ജറുസലേമിലൂടെ സഞ്ചരിക്കുന്ന എട്ട് മീറ്റർ ഉയരമുള്ള മതിൽ നഗരത്തിന്റെ പടിഞ്ഞാറ് ജൂത നിവാസികൾക്ക് അദൃശ്യമാണ്.ഭൂമിശാസ്ത്രം കാരണം, നഗരത്തിലെ ഭൂരിഭാഗം ജൂതന്മാരും തെരുവുകളെയും കുടുംബങ്ങളെയും വിഭജിക്കുന്ന കോൺക്രീറ്റ് mammoth കാണുന്നില്ല, തകർന്ന വീടുകളും. ദക്ഷിണാഫ്രിക്കയിലെ ഭൂരിഭാഗം വെള്ളക്കാരും ടൗൺഷിപ്പുകളിൽ നിന്ന് മാറിനടക്കുകയും  അവരുടെ പേരിൽ ചെയ്യുന്ന കാര്യങ്ങളിൽ അന്ധരായിരിക്കുകയും ചെയ്തതുപോലെ. അഭിപ്രായ വോട്ടെടുപ്പുകൾ കാണിക്കുന്നത്, ധാരാളം ഇസ്രായേലികൾ അറബികളെ "വൃത്തികെട്ടവർ", "പ്രാകൃതർ", മനുഷ്യജീവിതത്തെ വിലമതിക്കാത്തവർ, അക്രമാസക്തർ എന്ന് കണക്കാക്കുന്നു എന്നാണ് . 

 വംശനശീകരണത്തിനായി പരസ്യമായി പ്രവർത്തിച്ചിരുന്ന ഉദ്യോഗസ്ഥരെയാണ് ഏരിയൽ ഷാരോൺ നിയമിച്ചത്. ജനസംഖ്യയുടെ ഒരു വിഭാഗം മറ്റൊരു വിഭാഗത്തിനെതിരെ ഉപയോഗിക്കാൻ രൂപകൽപ്പന ചെയ്ത ദേശീയതയുടെയും റെസിഡൻസി നിയമങ്ങളുടെയും ഒരു വെബ് നിർമ്മിക്കുന്ന  സർക്കാരുകൾ വളരെ ചുരുക്കം ഇടങ്ങളിൽ മാത്രമേ കാണാൻ കഴിയൂ. വര്ണവിവേചനത്തിലധിഷ്ഠിതമായ  ദക്ഷിണാഫ്രിക്ക ഒന്നായിരുന്നു. ഇസ്രായേലും അങ്ങനെ തന്നെ.

 

 




   



  

Synopsis-“Capital in the Twenty- First Century” by Thomas Piketty

Piketty defies left and right orthodoxy by arguing that worsening inequality is an inevitable outcome of free market capitalism. He argues that the degree of inequality is not just the product of economic forces, it is also the product of politics.

AuthorThomas Piketty

GenreNonfiction/ Political Economics

About the Author

Thomas Piketty is a French economist who works on wealth and income inequality. He is the director of studies at the Ecole des hautes etudes en sciences sociales (EHESS) and professor at the Paris School of Economics. He is the author of the best selling book Capital in the Twenty-First Century (2013), which emphasizes the themes of his work on wealth concentrations and distribution over the past 250 years. The book argues that the rate of capital return in developed countries is persistently greater than the rate of economic growth, and that this will cause wealth inequality to increase in the future. To address this problem, he proposes redistribution through a global tax on wealth.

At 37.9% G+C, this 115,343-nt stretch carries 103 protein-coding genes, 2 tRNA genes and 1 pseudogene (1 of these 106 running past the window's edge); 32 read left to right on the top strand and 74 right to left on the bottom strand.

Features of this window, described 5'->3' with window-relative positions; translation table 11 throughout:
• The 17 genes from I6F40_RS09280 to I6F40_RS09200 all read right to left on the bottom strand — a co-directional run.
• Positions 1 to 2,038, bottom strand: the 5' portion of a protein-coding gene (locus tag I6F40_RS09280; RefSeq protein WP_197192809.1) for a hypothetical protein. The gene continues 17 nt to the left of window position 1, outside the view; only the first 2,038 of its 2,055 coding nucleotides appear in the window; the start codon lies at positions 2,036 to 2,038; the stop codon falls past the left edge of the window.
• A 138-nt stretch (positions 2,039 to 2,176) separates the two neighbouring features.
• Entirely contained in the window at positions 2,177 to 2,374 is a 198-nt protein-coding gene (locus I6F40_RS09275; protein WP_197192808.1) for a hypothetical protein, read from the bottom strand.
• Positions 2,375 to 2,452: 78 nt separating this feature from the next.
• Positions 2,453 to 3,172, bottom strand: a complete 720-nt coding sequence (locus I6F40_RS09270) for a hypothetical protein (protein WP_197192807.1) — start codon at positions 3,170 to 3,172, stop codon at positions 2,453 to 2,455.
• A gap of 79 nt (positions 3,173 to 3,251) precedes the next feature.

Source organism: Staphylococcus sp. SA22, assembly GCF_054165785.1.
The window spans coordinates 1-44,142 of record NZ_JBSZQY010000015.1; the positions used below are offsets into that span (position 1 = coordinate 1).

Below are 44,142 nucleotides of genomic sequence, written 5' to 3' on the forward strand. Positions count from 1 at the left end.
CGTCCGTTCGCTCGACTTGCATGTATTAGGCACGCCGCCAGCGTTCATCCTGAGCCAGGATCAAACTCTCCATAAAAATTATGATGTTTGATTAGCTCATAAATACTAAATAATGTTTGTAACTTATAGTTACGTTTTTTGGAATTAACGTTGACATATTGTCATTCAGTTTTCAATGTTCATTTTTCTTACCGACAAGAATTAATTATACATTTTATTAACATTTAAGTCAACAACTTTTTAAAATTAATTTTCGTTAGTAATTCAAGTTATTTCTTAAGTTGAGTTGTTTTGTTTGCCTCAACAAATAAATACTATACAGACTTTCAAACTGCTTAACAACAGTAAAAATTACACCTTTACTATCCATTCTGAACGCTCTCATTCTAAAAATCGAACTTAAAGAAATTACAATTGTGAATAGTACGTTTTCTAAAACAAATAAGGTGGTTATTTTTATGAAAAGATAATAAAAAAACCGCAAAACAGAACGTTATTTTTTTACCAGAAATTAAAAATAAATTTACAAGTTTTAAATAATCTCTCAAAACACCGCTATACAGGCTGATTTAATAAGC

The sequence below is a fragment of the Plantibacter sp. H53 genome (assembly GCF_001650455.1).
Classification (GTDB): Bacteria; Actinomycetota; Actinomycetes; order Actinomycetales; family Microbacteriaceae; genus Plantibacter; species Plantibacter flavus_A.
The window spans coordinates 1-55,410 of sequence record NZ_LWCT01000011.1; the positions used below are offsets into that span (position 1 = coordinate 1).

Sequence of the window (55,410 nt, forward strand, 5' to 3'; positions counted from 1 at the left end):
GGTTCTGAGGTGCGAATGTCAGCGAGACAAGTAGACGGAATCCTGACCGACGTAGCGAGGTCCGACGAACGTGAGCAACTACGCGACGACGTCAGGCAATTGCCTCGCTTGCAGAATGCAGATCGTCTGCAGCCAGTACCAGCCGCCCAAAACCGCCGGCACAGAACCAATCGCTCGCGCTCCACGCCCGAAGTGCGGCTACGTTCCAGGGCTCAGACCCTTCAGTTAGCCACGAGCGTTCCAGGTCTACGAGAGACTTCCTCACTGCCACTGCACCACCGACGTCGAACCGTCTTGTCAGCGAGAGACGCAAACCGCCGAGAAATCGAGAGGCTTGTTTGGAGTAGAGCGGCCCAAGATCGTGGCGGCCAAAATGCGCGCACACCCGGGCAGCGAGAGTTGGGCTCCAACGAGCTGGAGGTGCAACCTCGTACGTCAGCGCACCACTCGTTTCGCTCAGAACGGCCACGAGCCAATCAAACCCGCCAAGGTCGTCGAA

Piketty was born on May 7, 1971, in the Parisian suburb of Clichy. He gained a C-stream (scientific) Baccalaureat, and after taking scientific preparatory classes, he entered the Ecole Normale Superieure (ENS) at the age of 18, where he studied mathematics and economics. At the age of 22, Piketty was awarded his Ph.D. for a thesis on wealth redistribution, which he wrote at the EHESS and the London School of Economics under Roger Guesnerie.

After earning his PhD, Piketty taught from 1993 to 1995 as an assistant professor in the Department of Economics at the Massachusetts Institute of Technology. In 1995, he joined the French National Centre for Scientific Research (CNRS) as a researcher, and in 2000 he became director of studies at EHESS.

Piketty won the 2002 prize for the best young economist in France, and according to a list dated November 11, 2003, he is a member of the scientific orientation board of the association “À gauche, en Europe”, founded by Michel Rocard and Dominique Strauss-Kahn.

In 2006 Piketty became the first head of the Paris School of Economics, which he helped set up. He left after a few months to serve as an economic advisor to Socialist Party candidate Ségolène Royal during the French presidential campaign. Piketty resumed teaching at the Paris School of Economics in 2007.

He is a columnist for the French newspaper Libération, and occasionally writes op-eds for Le Monde.

In April 2012, Piketty co-authored along with 42 colleagues an open letter in support of then-PS candidate for the French presidency François Hollande. Hollande won the contest against the incumbent Nicolas Sarkozy in May of that year.

In 2013, Piketty won the biennial Yrjo Jahnsson Award, for the economist under age 45 who has “made a contribution in theoretical and applied research that is significant to the study of economics in Europe.”

Piketty specializes in economic inequality, taking a historic and statistical approach. His work looks at the rate of capital accumulation in relation to economic growth over a two hundred year spread from the nineteenth century to the present. His novel use of tax records enabled him to gather data on the very top economic elite, who had previously been understudied, and to ascertain their rate of accumulation of wealth and how this is compared to the rest of society and economy. His most recent book, Capital in the Twenty-First Century, relies on economic data going back 250 years to show that an ever-rising concentration of wealth is not self-correcting. To address this problem, he proposes redistribution through a global tax on wealth.

( Goodreads author information: https://www.goodreads.com/author/show/795282.Thomas_Piketty)

Synopsis

Introduction

Piketty has used data covering three centuries and more than twenty countries with the help of theoretical framework and statistical studies. This book is accessible to all people , even those without technical training or an economics background. The basic reason for inequality according to Piketty is :

when the rate of return on capital exceeds the rate of growth of output and income as it did in the nineteenth century, capitalism automatically generates arbitrary and unsustainable inequalities that radically undermine the meritocratic values in which democratic societies are based“.

He recommends that,

democracy can regain control over capitalism by ensuring that general interest takes precedence over private interests, preserving economic openness and avoiding protectionist and nationalist tendencies”.

Debate on Wealth Distribution